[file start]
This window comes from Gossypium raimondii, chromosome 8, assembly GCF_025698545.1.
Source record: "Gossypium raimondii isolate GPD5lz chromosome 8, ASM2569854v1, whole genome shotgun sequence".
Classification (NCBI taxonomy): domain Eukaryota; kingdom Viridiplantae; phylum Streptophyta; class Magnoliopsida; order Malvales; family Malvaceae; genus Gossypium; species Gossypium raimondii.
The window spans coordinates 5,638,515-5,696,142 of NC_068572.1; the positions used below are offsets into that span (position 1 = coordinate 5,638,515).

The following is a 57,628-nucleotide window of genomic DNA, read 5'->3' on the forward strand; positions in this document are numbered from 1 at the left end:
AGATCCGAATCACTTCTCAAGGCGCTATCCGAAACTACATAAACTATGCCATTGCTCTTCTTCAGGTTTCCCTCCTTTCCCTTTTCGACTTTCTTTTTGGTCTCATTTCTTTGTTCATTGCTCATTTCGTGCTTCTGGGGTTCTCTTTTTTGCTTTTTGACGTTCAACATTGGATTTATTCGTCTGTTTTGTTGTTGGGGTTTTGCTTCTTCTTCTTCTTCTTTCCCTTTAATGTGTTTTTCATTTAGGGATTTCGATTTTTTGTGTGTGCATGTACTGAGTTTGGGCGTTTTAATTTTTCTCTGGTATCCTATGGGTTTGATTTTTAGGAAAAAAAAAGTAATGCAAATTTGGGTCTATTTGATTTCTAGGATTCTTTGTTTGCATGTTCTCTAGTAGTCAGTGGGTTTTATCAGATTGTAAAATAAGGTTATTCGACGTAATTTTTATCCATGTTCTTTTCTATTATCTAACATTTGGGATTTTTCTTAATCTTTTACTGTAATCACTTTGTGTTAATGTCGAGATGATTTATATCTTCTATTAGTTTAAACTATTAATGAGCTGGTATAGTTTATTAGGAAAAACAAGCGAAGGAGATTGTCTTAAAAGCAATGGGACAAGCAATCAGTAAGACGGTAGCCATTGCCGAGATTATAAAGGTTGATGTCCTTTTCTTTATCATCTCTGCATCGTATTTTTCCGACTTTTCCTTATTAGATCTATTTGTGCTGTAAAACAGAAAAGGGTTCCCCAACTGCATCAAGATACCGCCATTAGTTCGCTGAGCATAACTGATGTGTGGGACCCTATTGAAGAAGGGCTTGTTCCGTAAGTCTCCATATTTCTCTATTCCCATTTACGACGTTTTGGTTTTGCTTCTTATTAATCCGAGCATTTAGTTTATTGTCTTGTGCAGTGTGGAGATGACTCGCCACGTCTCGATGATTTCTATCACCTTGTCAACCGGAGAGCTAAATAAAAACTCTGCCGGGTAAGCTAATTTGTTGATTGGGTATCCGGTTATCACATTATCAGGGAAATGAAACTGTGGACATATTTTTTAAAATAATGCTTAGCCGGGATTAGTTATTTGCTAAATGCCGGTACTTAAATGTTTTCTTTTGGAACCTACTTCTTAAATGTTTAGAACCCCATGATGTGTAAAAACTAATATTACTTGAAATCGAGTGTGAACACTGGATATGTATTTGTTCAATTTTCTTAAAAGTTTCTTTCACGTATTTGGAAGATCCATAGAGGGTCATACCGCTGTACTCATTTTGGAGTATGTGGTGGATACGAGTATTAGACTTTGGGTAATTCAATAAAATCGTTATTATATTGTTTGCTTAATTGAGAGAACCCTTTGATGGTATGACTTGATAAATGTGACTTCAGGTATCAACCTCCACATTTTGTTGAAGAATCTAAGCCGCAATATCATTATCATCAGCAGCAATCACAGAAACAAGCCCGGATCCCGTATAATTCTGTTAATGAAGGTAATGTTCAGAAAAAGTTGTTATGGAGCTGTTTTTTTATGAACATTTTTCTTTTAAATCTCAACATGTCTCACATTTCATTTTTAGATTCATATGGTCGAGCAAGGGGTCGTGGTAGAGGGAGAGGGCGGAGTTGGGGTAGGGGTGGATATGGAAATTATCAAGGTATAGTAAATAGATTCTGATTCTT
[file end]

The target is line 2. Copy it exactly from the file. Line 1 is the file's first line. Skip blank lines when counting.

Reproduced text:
Source record: "Gossypium raimondii isolate GPD5lz chromosome 8, ASM2569854v1, whole genome shotgun sequence".